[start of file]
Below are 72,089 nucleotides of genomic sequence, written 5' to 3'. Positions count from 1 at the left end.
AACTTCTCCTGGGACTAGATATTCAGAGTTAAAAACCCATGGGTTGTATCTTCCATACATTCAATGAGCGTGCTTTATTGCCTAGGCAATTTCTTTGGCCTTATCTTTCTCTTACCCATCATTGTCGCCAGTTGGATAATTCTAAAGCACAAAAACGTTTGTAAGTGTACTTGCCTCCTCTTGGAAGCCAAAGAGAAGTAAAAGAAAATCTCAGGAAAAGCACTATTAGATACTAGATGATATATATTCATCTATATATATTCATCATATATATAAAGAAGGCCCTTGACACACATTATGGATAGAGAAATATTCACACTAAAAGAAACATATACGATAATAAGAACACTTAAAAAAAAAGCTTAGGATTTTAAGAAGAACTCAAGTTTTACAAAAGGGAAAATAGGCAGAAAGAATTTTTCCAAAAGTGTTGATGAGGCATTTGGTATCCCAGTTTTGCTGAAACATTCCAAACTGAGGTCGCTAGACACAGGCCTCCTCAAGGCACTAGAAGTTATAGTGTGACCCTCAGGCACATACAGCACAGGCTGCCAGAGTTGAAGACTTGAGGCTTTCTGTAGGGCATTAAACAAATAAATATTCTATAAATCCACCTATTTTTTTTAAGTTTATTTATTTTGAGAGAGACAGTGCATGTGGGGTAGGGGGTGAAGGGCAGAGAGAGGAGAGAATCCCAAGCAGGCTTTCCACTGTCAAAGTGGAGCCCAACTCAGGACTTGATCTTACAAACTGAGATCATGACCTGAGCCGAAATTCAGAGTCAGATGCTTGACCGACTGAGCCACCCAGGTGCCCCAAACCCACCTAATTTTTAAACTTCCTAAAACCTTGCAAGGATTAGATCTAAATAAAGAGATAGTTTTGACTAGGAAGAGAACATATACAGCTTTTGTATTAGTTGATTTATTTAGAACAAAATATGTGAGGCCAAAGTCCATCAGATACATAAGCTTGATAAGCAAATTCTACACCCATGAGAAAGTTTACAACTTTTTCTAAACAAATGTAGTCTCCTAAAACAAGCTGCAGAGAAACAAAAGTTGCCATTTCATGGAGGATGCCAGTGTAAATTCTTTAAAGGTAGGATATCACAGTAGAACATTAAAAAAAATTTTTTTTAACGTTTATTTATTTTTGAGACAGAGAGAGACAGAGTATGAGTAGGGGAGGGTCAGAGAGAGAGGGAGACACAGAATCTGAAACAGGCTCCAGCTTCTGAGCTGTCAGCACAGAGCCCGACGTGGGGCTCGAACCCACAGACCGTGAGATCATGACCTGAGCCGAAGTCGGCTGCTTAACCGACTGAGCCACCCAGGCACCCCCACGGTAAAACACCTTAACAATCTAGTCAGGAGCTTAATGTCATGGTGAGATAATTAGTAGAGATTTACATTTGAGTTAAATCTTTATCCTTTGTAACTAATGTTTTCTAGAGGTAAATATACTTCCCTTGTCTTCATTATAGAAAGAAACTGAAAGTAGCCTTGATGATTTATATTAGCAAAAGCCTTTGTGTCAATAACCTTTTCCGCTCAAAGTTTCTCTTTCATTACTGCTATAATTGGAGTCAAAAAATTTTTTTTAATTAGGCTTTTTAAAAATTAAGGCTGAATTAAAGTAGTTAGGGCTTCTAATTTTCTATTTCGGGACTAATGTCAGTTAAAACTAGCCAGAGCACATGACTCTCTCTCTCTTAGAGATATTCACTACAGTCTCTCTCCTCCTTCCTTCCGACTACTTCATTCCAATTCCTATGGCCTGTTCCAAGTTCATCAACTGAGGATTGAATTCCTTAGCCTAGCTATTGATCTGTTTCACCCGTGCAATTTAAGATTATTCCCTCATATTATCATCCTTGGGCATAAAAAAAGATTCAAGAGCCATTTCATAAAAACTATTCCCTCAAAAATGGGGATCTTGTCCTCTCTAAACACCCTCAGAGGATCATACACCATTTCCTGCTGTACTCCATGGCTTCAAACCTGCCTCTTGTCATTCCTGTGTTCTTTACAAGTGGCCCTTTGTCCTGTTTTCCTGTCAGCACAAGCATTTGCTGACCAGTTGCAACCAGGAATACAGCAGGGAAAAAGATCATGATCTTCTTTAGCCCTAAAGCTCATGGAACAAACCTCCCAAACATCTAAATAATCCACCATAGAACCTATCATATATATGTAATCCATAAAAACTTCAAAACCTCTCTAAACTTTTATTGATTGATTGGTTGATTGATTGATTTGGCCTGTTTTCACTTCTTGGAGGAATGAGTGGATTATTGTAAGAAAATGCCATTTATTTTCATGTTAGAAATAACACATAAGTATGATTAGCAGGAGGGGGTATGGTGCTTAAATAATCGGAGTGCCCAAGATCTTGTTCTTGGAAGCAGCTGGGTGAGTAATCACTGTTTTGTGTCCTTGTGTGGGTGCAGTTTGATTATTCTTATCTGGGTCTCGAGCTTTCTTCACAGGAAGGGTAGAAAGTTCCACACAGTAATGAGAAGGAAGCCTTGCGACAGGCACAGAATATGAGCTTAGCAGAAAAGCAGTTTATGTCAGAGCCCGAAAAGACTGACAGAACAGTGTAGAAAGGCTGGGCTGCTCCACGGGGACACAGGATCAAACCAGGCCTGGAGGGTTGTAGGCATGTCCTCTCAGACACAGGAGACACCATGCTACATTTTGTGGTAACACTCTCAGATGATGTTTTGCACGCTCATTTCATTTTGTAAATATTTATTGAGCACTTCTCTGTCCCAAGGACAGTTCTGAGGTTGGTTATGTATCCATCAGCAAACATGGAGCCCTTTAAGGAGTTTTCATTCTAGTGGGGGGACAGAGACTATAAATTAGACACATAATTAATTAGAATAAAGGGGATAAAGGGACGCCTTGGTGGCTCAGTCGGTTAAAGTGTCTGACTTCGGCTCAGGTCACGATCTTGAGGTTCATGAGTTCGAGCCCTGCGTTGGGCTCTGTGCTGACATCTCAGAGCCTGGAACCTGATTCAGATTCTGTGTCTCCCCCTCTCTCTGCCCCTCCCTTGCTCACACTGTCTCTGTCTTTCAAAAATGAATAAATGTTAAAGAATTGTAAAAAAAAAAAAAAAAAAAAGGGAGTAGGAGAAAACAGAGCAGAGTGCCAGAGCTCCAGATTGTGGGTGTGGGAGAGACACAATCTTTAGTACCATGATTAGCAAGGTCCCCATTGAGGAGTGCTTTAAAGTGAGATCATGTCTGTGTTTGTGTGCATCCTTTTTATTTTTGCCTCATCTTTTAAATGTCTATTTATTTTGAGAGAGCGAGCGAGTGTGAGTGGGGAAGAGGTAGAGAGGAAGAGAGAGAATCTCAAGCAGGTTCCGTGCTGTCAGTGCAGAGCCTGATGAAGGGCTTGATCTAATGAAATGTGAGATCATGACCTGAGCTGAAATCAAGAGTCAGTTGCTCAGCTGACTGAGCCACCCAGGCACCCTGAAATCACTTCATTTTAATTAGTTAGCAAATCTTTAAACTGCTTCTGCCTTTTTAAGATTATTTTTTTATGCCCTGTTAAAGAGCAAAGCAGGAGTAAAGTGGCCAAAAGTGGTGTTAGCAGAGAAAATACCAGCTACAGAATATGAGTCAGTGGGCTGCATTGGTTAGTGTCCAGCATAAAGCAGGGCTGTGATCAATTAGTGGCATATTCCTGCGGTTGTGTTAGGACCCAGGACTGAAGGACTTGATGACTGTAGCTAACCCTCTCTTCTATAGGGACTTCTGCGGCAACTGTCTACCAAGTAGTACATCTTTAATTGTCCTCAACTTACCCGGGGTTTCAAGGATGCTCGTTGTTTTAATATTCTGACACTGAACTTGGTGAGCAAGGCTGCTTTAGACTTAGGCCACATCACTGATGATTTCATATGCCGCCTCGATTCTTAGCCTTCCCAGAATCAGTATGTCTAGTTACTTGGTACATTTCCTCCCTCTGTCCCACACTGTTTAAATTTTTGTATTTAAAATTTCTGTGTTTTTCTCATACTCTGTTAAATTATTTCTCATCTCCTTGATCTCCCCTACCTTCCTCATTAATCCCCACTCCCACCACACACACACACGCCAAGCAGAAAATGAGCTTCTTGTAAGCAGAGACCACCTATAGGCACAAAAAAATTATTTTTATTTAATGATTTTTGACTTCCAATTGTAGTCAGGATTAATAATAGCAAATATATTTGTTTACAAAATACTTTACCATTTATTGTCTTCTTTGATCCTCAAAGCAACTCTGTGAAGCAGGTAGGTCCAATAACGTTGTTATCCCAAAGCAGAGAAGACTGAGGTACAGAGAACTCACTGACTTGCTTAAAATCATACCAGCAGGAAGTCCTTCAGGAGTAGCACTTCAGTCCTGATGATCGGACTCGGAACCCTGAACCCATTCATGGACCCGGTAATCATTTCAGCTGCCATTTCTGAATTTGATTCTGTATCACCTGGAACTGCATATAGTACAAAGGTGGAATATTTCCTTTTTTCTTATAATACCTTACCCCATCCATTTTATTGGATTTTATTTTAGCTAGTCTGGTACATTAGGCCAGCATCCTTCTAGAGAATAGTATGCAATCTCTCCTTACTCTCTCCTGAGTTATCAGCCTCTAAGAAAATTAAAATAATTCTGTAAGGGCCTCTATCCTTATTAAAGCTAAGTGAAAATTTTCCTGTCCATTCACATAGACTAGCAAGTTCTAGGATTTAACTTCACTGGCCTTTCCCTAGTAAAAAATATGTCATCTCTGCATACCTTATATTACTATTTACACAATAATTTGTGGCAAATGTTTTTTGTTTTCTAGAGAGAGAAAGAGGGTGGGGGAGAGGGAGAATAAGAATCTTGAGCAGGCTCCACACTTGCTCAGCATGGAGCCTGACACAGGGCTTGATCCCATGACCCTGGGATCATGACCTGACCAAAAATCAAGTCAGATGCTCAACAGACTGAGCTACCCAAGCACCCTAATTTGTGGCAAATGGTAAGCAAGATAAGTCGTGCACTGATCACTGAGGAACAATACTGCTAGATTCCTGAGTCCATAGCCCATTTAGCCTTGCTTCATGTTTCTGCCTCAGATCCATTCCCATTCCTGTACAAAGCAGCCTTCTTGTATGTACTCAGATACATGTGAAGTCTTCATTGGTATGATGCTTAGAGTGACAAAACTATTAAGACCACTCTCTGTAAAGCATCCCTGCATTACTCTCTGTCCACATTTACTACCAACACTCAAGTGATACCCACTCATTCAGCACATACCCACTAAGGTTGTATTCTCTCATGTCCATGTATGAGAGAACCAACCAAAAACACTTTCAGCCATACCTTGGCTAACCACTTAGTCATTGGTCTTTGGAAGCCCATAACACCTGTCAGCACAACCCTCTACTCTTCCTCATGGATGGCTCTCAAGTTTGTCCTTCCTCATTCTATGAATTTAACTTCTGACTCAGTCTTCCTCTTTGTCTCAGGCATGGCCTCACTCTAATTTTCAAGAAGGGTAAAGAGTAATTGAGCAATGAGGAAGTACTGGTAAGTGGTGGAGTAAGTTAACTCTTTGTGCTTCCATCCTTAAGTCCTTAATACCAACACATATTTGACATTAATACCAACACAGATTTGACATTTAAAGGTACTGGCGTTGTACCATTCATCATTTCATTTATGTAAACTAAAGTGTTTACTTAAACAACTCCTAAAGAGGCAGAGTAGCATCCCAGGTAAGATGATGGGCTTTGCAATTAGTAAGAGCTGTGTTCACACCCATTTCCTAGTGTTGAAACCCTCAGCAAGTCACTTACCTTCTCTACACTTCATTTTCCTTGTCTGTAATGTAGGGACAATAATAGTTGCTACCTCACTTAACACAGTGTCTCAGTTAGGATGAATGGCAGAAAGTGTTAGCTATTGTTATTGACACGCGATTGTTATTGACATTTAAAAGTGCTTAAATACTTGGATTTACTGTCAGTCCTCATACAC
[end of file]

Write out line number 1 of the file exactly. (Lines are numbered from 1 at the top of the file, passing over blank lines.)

Below are 72,089 nucleotides of genomic sequence, written 5' to 3'. Positions count from 1 at the left end.